As I’m sure you’ve all heard by now. Vonage has decided to offer some of their customers a shot at getting in on their IPO action. I happen to be one of those elligible customers, but should I buy in?
To be honest, when I first heard about the IPO and the fact that I would be able to pick up a few shares, I was really excited. I contacted the other InvestorGeeks and we all chattered about how cool it would be to get in on an IPO. But not just an IPO, an IPO of a company that offers a service all of us believed in.
But before we all jumped on board, we decided to check it out. We downloaded the prospectus and did a bit of poking around, and a bit of thinking. We discovered some very interesting things in only a short amount of time.
What did we discover? Well some of it is solid fact, some of it is a feeling about the business environment, and some of it is unsettling conjecture. We’ll start with the cold hard facts however.
After looking through the prospectus three things stood out. The first, that Vonage is currently (about) $500 Million in the hole. Why? Their spending on marketing. It’s understandable that a company such as Vonage needs to get their name out there. But they readily admit “this strategy will have the effect of delaying or preventing us from generating net income in the near term”. Which is not something I enjoy hearing.
The next thing I noticed was their laundry list of risk factors. In which they mention their unprofitability, their competition, and their dependence upon their customers existing broadband connections. Which may as well read, “we depend on our competition”. In the absence on net neutrality legislation, this is a huge issue. At any given time, the companies which Vonage is competing against, could decide to block access to the service. Vonage would have little if any recourse. While the legality of such a move on the parts of Vonage’s competition is still legally grey, it’s worth noting that Verizon has, in the past, been fined for not providing “the same level of service to competitors as it’s own retail customers”.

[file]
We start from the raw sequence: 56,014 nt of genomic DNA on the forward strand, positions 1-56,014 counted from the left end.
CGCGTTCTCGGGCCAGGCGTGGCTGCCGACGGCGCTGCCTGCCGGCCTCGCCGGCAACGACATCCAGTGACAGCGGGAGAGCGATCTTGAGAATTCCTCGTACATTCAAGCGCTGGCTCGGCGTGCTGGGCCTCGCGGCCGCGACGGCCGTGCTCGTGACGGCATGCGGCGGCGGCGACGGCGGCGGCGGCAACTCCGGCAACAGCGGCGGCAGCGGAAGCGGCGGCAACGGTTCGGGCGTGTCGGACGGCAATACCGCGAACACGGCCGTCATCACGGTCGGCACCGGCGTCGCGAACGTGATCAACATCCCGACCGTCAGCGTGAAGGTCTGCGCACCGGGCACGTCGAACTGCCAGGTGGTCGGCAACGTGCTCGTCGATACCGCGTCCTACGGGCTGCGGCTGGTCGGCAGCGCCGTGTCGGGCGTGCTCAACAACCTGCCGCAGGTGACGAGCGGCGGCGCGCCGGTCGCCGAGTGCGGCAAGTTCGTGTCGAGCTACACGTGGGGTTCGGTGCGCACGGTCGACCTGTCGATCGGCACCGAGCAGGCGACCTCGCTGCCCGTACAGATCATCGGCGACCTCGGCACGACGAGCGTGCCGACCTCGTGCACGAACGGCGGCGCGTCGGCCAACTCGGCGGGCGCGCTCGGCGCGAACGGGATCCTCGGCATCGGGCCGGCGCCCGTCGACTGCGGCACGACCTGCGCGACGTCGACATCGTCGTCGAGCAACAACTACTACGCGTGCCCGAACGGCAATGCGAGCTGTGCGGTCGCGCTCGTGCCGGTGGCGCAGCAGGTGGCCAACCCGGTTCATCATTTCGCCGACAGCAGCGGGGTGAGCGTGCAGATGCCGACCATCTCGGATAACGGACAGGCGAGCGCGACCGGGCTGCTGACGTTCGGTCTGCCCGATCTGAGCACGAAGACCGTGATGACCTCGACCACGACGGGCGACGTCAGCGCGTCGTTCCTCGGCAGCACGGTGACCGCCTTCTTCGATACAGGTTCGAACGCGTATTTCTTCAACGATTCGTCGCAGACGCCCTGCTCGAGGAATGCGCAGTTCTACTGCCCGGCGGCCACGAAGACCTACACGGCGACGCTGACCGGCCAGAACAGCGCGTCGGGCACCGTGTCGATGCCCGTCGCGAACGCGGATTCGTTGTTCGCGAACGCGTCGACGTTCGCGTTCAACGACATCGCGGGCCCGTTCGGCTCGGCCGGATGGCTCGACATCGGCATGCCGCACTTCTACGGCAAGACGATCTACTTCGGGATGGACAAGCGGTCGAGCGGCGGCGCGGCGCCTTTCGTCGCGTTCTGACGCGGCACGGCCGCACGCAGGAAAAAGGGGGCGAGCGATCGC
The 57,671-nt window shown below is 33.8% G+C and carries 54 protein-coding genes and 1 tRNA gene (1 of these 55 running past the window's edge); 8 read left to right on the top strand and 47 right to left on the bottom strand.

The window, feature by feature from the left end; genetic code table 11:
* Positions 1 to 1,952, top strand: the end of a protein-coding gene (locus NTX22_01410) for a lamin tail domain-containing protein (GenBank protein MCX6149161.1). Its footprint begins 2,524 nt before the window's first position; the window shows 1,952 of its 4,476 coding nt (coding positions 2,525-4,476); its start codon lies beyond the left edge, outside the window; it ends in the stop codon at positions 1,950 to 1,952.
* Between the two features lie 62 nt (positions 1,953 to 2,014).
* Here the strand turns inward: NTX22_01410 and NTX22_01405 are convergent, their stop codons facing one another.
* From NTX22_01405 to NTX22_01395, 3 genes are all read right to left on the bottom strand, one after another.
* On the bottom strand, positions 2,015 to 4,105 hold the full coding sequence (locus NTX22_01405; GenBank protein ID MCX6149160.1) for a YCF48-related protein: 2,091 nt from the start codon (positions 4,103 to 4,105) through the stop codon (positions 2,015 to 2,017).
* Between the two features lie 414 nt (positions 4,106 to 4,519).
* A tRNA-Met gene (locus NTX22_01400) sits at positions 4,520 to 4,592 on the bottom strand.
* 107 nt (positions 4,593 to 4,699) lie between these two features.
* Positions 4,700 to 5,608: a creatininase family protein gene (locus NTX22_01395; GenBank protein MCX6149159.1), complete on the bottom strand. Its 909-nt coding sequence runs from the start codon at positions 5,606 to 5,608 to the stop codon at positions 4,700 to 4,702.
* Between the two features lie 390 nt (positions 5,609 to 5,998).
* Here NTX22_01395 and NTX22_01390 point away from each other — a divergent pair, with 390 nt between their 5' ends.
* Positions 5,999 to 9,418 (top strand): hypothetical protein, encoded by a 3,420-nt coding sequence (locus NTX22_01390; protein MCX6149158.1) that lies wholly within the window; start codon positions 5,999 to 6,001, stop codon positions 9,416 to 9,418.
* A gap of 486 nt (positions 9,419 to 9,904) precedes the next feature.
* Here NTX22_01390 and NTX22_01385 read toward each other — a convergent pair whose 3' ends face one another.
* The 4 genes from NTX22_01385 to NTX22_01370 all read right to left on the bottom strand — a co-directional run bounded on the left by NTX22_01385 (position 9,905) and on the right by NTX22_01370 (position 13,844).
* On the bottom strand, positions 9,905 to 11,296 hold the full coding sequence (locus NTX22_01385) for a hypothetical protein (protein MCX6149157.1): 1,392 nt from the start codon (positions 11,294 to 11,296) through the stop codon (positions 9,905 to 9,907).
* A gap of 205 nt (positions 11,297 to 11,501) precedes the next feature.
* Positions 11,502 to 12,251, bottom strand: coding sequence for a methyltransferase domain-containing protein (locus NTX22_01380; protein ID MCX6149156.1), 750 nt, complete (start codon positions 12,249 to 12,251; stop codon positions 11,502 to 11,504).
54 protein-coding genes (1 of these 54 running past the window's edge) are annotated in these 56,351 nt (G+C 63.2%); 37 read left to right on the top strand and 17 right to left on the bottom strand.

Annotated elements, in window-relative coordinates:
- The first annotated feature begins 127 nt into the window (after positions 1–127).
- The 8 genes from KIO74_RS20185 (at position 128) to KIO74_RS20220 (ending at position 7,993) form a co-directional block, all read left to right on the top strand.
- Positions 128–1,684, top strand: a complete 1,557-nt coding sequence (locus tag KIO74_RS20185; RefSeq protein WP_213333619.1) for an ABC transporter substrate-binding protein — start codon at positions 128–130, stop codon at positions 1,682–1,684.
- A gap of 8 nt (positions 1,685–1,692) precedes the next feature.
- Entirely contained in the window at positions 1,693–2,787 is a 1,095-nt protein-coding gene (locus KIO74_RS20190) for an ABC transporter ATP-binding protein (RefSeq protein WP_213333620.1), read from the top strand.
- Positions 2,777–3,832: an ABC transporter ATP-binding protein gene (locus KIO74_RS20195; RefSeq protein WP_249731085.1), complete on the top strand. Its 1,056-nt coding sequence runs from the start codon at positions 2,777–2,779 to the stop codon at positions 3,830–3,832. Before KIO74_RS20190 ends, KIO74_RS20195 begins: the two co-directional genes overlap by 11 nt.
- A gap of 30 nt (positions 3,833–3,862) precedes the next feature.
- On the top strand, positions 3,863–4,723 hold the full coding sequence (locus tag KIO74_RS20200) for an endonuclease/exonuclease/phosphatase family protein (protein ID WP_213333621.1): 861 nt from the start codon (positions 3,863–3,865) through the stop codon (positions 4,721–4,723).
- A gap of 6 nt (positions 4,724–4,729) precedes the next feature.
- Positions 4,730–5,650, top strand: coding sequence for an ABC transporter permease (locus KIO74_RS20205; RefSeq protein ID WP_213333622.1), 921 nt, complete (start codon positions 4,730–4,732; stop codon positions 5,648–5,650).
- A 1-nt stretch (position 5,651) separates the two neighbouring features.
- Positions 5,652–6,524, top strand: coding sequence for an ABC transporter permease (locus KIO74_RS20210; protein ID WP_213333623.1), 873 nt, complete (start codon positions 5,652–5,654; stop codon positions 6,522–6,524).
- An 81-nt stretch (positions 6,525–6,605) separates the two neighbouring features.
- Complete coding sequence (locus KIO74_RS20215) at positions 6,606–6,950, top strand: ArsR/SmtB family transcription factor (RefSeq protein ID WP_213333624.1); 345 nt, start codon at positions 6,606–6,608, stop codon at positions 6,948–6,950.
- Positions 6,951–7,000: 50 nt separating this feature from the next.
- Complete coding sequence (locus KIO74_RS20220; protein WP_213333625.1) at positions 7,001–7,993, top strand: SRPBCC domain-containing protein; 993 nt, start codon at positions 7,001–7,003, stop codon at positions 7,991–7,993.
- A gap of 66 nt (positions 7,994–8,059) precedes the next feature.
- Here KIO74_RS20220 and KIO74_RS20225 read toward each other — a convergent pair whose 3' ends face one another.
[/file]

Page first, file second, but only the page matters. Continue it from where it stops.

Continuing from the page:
The last intriguing tidbit was that, apparently, the founder and Chairman of the company, Jeffrey A. Citron has been fined for securities fraud in relation to Datek Securities Corporation (page 118 of the Prospectus). Not exactly confidence instilling. Now, on to the conjecture.
Why, exactly, did Vonage decide to offer shares to their customers? In most IPOs, the vast majority of shares are offered to underwritters, and other big players. So why would Vonage offer lowly customers the opportunity to purchase lots as small as 100 shares in size? In my opinion there were a number of reasons.
The first of which was that it would create a buzz. VoIP is not exactly a hot topic right now. There are a number of reasons for this, tech’s out of favor for one. But more importantly, most people just don’t care about it. VoIP is a change in the underlying architecture of how phone calls are made. Not a change in how people use their phones. So lacking any sort of buzz, by offering shares to their customers they created their own. Whether or not it worked is debatable. It barely made a blip in tech circles, and I’m not even sure it registered anywhere else.
Second, I feel that a good number of customers will be excited by this opportunity and buy into the IPO. This will help Vonage sell additional shares and, perhaps, avoid an immediate drop in share price.
While I’ll keep an eye on the company, overall I am not impressed with what Vonage has to offer at this time. I will not be buying into the IPO. The company’s history, it’s leadership, and the fact that it’s entirely dependent upon its direct competitors to provide its service all leave me with a sour feeling regarding this offering.